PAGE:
For the past few days, I have been suffering from an acute case of homesickness. When you’re living alone nearly 12,000 km (or 8000 miles) away from home, you have to get used to an occasional bout – but I’m usually able to shake it off, distracting myself with new places, new people and dessert. But this was a particularly mean one, refusing to yield even under the collective influence of 70% cocoa chocolate, four straight episodes of Grey’s Anatomy, buttered popcorn and my beloved second-hand copy of Breakfast at Tiffany’s.
So I did what I usually do under such circumstances (under any circumstance really) – I cooked. But this time it had to be a recipe from mom’s kitchen, something familiar and comforting. Soon I found myself flipping through my little telephone directory. Let me explain – the first time I was leaving home, I had my mom dictate to me the recipes of all my favorite foods. Having packed all my things and not finding anything suitable to write in, I spied a little telephone directory that my dad had given me (“for writing emergency telephone numbers”). I didn’t have the heart to tell him then that in this world of cell phones and laptops and email and Facebook, it would be unlikely that I’d use it. But it seemed fitting that I use dad’s little book to take away mom’s recipes in.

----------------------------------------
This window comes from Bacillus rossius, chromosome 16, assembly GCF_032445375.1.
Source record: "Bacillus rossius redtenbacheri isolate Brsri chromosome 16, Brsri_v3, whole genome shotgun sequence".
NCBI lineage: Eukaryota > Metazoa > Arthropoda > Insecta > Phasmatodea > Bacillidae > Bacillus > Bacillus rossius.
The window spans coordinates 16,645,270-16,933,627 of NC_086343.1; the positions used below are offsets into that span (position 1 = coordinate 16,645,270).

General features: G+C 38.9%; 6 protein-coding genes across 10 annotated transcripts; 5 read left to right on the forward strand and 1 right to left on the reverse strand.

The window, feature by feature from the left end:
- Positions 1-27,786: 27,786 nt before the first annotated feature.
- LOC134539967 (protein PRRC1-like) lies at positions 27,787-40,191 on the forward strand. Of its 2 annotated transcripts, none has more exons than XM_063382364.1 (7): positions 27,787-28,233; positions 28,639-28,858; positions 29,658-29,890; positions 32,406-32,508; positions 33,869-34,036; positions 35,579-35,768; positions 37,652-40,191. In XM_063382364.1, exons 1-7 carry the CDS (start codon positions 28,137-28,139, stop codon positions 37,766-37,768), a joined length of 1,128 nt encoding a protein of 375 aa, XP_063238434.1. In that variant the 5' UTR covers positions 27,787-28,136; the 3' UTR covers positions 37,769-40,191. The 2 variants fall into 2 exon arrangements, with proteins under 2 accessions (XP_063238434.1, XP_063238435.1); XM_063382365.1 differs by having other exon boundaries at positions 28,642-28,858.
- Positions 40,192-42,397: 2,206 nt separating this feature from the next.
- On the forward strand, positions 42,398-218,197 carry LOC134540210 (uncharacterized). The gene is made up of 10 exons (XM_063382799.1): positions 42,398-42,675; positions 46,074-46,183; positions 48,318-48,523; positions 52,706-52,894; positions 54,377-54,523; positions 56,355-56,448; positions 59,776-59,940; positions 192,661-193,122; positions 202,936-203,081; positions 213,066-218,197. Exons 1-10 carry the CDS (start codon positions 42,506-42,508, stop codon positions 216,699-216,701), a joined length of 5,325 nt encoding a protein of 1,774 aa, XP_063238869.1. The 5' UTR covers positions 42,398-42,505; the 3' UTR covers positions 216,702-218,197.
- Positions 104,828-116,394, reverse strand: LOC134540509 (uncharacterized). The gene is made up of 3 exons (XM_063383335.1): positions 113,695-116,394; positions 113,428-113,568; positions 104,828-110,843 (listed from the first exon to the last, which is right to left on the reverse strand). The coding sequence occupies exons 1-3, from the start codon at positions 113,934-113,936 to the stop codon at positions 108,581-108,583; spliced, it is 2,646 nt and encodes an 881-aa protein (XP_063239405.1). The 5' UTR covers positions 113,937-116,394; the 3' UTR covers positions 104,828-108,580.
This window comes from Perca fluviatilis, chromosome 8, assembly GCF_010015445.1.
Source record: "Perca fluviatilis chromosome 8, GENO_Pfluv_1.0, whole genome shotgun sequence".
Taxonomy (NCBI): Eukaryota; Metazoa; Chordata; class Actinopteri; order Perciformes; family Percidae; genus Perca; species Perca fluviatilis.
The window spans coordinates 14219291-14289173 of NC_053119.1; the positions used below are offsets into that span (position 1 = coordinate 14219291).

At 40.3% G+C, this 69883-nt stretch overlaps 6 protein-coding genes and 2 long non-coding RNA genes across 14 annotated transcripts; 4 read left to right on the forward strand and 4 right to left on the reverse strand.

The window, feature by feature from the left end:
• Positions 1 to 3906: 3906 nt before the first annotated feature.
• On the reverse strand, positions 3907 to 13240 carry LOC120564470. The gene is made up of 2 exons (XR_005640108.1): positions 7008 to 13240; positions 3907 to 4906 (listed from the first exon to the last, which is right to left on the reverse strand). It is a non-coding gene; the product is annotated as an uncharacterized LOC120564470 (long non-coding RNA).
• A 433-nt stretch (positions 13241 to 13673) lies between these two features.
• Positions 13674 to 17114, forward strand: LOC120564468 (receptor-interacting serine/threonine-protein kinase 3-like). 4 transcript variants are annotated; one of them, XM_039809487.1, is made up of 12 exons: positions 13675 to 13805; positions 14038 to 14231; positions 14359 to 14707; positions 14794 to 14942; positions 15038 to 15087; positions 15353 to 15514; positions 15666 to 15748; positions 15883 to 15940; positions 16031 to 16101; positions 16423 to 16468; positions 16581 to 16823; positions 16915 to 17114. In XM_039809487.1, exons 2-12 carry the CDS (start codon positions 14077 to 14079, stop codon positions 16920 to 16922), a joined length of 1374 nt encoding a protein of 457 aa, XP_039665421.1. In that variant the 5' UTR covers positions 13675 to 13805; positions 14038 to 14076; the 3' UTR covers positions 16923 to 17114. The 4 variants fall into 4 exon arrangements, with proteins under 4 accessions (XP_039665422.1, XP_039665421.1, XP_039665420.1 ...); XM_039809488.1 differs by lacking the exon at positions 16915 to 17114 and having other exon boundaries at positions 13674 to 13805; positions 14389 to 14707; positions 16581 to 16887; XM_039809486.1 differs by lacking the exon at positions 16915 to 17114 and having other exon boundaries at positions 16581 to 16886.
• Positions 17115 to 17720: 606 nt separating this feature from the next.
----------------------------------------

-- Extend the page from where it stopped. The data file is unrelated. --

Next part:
Anybody flipping through this book would have a hard time deciphering anything. Most of the ingredients, especially the spices, have no amounts associated with them, and the instructions could constitute of as little as three phrases. As a teen, when I used to hear mom sharing recipes with my aunts or her friends over the phone, it used to drive me crazy – her favorite phrases were “andaaz se” (by estimate) or “thoda sa” (little bit of). My plaintive cry of “But how do you know what is the correct amount?” would be met with an enigmatic reply of “You just do”. It was enough to drive any logical person up the wall, and I was sure my own mother was hiding an important secret from me. But I now know something of what she was saying. Baking requires precise measurements, but with cooking, even though I still require a basic recipe, after that, I mostly go by feel; tasting, sprinkling, adding as I go. (While cooking nowadays, I have to carefully note down the amounts as I cook so as to be able to give you a coherent recipe.)